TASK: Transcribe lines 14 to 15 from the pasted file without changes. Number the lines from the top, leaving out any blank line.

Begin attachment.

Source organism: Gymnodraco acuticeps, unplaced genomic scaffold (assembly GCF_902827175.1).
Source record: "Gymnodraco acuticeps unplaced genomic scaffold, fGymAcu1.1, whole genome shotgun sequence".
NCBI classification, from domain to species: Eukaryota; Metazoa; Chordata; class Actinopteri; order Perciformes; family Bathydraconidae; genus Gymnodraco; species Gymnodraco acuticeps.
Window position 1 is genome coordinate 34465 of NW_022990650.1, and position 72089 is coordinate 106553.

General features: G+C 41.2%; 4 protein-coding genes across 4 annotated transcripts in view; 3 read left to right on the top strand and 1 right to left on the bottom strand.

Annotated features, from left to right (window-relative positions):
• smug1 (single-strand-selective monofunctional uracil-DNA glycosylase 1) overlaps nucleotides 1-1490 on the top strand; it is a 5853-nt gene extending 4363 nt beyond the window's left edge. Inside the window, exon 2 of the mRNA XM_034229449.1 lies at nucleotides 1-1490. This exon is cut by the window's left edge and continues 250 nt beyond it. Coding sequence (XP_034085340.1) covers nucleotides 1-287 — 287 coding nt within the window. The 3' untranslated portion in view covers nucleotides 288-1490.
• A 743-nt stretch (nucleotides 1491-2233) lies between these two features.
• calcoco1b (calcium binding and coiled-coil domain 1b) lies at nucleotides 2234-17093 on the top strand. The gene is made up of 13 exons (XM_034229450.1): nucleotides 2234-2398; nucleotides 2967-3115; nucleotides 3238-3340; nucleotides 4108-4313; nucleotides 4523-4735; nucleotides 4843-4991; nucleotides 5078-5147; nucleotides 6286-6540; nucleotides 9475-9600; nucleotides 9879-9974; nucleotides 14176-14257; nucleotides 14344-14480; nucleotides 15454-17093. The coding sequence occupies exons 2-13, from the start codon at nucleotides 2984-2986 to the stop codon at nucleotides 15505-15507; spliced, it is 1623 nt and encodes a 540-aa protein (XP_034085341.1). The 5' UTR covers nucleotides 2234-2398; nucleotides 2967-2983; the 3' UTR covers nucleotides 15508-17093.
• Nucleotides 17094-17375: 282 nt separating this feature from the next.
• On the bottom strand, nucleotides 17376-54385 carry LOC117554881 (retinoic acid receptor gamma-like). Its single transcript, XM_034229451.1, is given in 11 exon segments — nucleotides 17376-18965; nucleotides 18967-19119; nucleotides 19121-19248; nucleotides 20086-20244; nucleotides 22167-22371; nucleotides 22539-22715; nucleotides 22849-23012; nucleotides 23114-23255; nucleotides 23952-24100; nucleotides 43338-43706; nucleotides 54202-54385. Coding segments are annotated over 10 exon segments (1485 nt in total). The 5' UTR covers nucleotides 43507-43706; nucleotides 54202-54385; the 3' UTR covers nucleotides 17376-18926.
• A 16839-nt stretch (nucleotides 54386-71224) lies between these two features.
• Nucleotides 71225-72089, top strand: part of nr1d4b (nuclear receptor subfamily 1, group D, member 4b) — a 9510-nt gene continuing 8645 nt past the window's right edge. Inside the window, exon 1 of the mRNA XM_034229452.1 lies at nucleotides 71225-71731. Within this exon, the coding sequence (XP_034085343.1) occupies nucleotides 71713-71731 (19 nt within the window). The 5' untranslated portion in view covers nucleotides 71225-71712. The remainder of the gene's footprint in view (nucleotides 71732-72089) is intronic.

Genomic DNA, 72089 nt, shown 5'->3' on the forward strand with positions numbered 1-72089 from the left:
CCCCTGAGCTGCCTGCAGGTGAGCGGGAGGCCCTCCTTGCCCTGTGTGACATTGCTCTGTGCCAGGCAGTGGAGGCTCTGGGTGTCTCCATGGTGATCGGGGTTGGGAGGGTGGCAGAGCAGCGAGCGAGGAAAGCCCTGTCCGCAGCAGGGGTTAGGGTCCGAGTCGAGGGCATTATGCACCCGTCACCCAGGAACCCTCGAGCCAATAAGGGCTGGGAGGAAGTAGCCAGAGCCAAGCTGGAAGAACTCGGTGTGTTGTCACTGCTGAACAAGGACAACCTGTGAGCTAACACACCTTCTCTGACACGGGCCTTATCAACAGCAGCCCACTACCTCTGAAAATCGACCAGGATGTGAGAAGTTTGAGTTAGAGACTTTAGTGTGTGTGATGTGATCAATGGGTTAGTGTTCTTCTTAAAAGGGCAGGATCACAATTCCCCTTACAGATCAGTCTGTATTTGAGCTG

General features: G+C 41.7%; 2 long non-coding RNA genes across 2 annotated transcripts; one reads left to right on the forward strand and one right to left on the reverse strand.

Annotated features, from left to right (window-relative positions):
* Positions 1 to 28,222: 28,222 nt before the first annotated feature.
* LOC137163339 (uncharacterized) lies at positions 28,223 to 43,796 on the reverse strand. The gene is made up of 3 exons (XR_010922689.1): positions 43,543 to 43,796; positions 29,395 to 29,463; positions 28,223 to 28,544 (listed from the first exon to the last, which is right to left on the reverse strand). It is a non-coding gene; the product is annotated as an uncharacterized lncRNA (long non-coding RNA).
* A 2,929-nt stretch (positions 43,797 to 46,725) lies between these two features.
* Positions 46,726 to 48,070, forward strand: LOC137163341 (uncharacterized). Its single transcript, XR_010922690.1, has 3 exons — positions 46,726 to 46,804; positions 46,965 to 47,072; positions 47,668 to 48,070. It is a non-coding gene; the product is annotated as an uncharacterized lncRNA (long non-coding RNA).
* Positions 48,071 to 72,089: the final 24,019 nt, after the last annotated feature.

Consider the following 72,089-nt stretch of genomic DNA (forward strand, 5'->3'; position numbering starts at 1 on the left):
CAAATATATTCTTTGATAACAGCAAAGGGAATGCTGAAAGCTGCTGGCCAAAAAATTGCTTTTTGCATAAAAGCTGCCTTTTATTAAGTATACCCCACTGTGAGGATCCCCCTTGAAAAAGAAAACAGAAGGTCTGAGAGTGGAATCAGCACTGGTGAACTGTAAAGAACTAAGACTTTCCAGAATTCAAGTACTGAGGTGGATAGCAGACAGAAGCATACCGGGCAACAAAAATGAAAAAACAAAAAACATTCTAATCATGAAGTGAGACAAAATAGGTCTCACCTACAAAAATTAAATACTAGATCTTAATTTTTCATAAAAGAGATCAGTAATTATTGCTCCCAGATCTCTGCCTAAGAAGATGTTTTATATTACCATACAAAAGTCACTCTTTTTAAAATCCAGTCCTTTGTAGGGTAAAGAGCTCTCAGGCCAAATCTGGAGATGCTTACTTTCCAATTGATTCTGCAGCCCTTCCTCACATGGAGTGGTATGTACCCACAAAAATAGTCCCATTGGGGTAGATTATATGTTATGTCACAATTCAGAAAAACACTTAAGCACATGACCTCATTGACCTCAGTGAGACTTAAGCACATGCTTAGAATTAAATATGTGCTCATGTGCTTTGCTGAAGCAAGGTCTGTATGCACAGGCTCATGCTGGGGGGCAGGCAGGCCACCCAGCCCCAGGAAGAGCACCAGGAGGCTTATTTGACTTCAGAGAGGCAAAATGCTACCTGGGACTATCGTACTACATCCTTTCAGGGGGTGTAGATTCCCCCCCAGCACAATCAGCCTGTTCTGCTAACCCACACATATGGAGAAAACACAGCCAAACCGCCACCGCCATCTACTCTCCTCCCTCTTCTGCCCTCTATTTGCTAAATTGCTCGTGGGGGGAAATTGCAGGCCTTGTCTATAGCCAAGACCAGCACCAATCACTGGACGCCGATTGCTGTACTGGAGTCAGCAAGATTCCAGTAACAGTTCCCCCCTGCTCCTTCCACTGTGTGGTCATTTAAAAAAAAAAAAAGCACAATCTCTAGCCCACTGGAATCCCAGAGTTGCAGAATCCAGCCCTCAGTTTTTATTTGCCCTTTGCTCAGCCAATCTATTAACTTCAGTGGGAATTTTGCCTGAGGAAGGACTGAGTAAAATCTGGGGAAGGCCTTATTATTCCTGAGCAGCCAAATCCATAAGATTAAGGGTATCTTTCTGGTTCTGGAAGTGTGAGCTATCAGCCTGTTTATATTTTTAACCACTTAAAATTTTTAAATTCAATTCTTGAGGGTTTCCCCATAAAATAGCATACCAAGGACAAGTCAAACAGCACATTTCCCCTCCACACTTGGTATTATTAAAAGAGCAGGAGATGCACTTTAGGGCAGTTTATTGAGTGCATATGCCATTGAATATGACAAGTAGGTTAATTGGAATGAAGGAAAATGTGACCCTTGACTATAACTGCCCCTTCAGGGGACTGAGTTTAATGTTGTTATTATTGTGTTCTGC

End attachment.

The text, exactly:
Genomic DNA, 72089 nt, shown 5'->3' on the forward strand with positions numbered 1-72089 from the left:
CCCCTGAGCTGCCTGCAGGTGAGCGGGAGGCCCTCCTTGCCCTGTGTGACATTGCTCTGTGCCAGGCAGTGGAGGCTCTGGGTGTCTCCATGGTGATCGGGGTTGGGAGGGTGGCAGAGCAGCGAGCGAGGAAAGCCCTGTCCGCAGCAGGGGTTAGGGTCCGAGTCGAGGGCATTATGCACCCGTCACCCAGGAACCCTCGAGCCAATAAGGGCTGGGAGGAAGTAGCCAGAGCCAAGCTGGAAGAACTCGGTGTGTTGTCACTGCTGAACAAGGACAACCTGTGAGCTAACACACCTTCTCTGACACGGGCCTTATCAACAGCAGCCCACTACCTCTGAAAATCGACCAGGATGTGAGAAGTTTGAGTTAGAGACTTTAGTGTGTGTGATGTGATCAATGGGTTAGTGTTCTTCTTAAAAGGGCAGGATCACAATTCCCCTTACAGATCAGTCTGTATTTGAGCTG